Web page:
Notice how different verses 18-19 sound from anything being spoken by the peoples of Israel today. After Jacob's Trouble, Israel will actually grieve and moan due to the correction she receives. She will beg to be brought back to God. Verse 20 shows the unmistakable compassion and feeling that God has for His people, and His determination to lift them out of the pitiful physical and spiritual condition they will be in at that point.
Verse 21 tells of Israel reversing the course of her migration millennia ago, "Set your heart toward the highway, the way in which you went. Turn back. . . ." Israel comes to this condition and pleads for God's restoration before she makes the Second Exodus, just as Israel cried out in Egypt to the God of their fathers, and then God delivered them. If this is correct, the identity of Israel will be recognized sometime during Jacob's Trouble, but before the Second Exodus takes place.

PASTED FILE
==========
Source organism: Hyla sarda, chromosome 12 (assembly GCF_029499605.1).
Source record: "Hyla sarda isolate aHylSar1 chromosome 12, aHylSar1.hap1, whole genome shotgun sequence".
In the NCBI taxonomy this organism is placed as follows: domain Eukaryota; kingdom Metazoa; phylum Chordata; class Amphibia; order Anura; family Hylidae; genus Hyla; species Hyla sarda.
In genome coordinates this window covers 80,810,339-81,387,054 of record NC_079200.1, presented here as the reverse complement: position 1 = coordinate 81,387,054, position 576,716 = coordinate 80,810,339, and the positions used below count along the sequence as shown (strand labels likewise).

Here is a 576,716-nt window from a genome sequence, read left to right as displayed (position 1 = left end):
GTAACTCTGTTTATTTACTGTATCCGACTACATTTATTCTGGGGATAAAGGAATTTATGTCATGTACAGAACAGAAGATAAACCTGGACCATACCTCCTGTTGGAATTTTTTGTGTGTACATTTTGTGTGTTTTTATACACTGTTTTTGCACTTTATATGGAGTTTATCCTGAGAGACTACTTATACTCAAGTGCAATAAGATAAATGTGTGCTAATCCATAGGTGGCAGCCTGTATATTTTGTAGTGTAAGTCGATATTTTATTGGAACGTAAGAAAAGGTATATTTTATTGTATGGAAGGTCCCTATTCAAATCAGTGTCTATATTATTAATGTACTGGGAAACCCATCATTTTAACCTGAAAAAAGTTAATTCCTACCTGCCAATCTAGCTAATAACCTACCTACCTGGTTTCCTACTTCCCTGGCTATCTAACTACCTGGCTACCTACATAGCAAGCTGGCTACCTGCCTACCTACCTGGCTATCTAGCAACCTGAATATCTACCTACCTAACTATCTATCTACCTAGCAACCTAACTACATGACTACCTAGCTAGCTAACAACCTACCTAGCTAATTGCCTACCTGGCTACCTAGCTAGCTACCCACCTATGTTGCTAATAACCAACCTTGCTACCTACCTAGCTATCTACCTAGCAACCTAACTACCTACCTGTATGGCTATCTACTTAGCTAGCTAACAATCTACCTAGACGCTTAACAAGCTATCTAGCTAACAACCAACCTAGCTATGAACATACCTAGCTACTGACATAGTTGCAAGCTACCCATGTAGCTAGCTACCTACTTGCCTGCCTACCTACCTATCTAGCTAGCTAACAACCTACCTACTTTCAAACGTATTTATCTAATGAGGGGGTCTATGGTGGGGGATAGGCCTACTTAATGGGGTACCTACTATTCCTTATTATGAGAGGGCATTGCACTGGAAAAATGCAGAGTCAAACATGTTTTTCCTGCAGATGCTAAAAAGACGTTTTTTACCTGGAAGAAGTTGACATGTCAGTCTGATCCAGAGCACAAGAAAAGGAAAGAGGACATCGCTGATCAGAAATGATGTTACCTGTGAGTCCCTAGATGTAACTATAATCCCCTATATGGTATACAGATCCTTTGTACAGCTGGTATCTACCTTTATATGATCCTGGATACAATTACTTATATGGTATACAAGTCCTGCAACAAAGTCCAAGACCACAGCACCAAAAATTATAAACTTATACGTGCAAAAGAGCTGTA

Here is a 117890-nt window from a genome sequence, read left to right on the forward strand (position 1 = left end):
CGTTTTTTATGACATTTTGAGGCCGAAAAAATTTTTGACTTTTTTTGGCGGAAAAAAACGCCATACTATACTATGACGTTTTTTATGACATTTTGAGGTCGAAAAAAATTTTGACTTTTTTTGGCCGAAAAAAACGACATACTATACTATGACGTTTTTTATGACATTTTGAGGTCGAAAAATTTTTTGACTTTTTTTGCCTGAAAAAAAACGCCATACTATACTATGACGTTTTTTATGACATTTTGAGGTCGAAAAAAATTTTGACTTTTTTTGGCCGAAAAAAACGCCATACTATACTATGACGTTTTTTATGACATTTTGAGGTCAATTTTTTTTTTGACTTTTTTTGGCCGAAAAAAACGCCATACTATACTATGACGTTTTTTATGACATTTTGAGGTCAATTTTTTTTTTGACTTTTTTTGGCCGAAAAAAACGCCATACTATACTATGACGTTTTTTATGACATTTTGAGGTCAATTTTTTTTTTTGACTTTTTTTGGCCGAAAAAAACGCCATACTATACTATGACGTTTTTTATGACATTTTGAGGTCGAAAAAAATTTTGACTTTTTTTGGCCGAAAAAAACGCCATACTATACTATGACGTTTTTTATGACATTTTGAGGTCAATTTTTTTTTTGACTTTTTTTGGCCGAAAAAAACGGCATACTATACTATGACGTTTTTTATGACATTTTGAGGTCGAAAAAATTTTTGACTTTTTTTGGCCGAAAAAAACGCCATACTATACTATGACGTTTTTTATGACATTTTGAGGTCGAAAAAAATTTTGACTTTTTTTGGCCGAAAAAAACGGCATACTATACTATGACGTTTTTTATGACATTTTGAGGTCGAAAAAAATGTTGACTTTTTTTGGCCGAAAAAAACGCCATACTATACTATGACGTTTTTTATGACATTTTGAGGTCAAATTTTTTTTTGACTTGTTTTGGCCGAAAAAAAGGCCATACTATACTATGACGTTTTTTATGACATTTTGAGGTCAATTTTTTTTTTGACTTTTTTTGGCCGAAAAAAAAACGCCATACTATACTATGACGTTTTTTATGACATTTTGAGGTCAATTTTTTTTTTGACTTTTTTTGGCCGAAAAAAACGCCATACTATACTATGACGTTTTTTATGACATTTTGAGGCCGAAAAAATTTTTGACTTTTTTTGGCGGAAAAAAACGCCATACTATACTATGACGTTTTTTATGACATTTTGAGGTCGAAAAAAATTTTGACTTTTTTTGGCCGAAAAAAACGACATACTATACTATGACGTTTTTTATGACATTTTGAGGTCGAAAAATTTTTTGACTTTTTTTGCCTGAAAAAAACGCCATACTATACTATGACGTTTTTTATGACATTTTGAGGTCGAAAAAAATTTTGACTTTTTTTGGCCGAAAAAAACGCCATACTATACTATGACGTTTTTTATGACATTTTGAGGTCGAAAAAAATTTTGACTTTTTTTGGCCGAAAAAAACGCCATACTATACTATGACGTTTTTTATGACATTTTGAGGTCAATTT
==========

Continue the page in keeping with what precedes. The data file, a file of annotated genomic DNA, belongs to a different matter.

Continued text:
If the patterns of Israel's history remain consistent, God will remind Israel of her obligation to Him, which will include the knowledge of who Israel is. She will not listen—Israel has rarely listened—so God will cause the nations of Jacob to go through such "trouble" as they have never experienced. Though God does not revel in destruction, He knows best what it will take to turn His people around. In the end, the repentant people who remain will be willingly led back to the Promised Land.
David C. Grabbe
The Second Exodus (Part Three)